Born on January 14, 1953 in Gyumri, Armenia, Emil Kazaz was trained as an artist in the traditional academy style. Beginning at the age of seven, he studied sculpture at the local art school and attended the Mercurov Art School when he was 12. After moving to Yerevan, the capital of Armenia, he continued his studies at the Terlemezian Art College, which he finished in 1972, and the University of Fine Arts and Theater, from which he graduated in 1978 with honors. He settled in Los Angeles in 1980. His CV since then reads like any aspiring artist’s dream come true: a steady stream of exhibitions in Europe, Asia, Russia, North and South America, Canada, and throughout the United States, along with international critical recognition, including the prestigious Lorenzo Medici medal from the Florence Biennale in 2003 and Grande Lorenzo il Magnifico (Medici) Prize in Sculpture from Florence Biennale 2007 and 2009. Emil Kazaz lives and continues to work in Los Angeles.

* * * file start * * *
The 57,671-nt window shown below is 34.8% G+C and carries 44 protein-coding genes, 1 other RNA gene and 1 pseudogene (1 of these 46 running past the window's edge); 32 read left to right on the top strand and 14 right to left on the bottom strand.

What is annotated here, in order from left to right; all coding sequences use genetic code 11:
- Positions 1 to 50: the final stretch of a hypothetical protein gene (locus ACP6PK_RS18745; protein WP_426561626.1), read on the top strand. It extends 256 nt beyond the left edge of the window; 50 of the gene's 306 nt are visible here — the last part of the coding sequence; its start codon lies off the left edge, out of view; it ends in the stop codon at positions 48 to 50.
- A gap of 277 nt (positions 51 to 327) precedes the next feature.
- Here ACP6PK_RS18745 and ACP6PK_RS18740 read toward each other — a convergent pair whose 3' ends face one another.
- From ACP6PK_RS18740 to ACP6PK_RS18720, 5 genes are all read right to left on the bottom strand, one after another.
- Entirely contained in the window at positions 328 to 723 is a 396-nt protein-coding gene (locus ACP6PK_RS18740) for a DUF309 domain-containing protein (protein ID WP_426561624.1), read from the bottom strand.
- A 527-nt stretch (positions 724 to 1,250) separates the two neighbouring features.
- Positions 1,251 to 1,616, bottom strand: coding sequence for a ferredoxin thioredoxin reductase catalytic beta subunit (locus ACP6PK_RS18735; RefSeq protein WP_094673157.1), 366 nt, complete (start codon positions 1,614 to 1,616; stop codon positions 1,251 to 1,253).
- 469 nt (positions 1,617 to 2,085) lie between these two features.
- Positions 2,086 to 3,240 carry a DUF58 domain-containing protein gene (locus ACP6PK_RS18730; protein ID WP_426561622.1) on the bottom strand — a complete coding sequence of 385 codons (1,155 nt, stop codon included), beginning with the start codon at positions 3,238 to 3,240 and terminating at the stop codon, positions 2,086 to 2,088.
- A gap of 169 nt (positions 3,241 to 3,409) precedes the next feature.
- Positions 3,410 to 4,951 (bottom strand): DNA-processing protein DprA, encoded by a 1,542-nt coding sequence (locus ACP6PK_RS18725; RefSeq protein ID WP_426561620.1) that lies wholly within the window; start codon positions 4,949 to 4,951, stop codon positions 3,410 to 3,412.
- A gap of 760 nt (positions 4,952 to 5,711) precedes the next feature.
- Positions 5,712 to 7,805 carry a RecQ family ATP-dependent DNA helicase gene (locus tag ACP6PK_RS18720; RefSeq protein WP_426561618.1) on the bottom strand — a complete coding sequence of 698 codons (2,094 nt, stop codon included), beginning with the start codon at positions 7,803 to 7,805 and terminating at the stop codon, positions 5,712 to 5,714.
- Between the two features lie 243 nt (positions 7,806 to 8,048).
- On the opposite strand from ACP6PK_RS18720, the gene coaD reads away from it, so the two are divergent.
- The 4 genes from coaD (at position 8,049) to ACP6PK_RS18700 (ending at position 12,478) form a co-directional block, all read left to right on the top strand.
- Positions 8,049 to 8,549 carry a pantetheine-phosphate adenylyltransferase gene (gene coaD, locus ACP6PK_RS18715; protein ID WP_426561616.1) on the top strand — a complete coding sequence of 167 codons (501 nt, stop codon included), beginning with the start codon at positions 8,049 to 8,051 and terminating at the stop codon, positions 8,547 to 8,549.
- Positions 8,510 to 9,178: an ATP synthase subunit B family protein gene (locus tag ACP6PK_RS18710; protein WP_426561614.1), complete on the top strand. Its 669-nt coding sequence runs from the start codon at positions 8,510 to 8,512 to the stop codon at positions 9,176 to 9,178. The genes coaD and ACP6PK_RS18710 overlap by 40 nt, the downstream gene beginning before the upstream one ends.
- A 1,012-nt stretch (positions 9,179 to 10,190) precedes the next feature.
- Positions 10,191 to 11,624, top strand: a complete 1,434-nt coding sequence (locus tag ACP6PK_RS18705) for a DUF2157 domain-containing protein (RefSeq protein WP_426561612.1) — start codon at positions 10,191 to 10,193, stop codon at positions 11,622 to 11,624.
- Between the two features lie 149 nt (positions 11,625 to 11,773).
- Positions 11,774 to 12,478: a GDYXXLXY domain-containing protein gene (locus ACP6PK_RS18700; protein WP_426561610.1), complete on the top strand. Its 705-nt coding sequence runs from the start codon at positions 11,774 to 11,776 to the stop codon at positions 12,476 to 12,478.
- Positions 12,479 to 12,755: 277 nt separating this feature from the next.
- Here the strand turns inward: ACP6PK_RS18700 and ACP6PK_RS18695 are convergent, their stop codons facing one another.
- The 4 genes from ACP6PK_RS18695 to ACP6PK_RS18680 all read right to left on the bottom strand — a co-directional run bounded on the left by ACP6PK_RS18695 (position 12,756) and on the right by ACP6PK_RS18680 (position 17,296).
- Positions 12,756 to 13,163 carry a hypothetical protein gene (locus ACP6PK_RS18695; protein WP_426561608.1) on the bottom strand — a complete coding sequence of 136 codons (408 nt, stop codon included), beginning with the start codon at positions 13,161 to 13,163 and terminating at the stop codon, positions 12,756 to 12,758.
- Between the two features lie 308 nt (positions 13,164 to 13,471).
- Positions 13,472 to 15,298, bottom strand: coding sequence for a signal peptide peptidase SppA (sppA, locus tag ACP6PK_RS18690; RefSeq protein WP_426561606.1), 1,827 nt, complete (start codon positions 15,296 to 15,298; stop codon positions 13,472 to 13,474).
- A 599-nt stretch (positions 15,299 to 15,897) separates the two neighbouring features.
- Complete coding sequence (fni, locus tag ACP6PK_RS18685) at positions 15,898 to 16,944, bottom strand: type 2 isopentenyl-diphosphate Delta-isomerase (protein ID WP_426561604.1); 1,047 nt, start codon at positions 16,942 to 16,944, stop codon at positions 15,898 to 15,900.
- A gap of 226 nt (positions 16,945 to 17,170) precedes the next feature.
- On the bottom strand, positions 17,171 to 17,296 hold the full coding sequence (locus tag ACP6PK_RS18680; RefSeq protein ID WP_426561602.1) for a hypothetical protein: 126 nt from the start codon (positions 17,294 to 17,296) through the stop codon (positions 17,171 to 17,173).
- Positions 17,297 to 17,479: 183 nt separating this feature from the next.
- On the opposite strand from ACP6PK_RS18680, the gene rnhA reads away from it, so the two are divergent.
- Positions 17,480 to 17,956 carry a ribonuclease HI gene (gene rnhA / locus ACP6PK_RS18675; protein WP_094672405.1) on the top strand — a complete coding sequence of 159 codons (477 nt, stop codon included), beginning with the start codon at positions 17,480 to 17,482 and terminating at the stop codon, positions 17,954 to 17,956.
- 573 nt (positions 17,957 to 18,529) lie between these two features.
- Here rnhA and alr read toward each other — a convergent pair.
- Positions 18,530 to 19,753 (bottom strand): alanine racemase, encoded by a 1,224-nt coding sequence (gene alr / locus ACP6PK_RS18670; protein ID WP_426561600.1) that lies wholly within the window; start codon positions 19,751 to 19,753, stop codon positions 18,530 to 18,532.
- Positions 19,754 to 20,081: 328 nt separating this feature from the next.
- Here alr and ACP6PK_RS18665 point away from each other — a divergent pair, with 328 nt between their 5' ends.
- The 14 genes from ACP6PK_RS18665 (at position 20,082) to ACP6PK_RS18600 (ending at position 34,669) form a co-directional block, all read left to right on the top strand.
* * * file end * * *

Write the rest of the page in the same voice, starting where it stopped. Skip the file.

Born and educated in Armenia, Emil Kazaz (Emanuel Kazazian) was raised in a household alive with applied creativity; his father was a cobbler and his mother, a seamstress for a local theater. Kazaz credits his mother as his primary artistic influence. She took him to work and introduced him to the intricacies of theatrical spectacle – costume, drama, lighting, and staging, which continue to be core devices for his artwork. She also bought art posters and hung them in their home. Another major influence was religious art. A highly Christian country, Armenians have long used Christianity as their cultural compass, and elements from its robust iconographical tradition [Armenian Art dates back to the late pre-Christian period. During the early Christian period Armenian artistic production flourished and their under-studied achievements in architecture, decorative objects, illuminated manuscripts, sculpture and textiles stand on par with their European counter parts. An argument could be made that likens Toros Roslin (1256-1269) to Giotto (c. 1267-1337). For further information see Mathews, T., Wieck, R. 1994, Treasures in Heaven, New York: The Pierpont Morgan Library, Princeton University Press, and Nersessian, S. 1978, Armenian Art, London: Thames and Hudson Ltd.] manuscript illumination, tapestries, and laconic architectural forms, which have deep roots into Kazaz’s “aesthetic identity,” as well as the Armenian collective conscious” [Lais-Tufenkian, C. 1999, Six Armenian Artists in the Multicultural Art Forum of Los Angeles: Six Styles, Six Venues, One Community, Los Angeles: California State University, Northridge p. 25].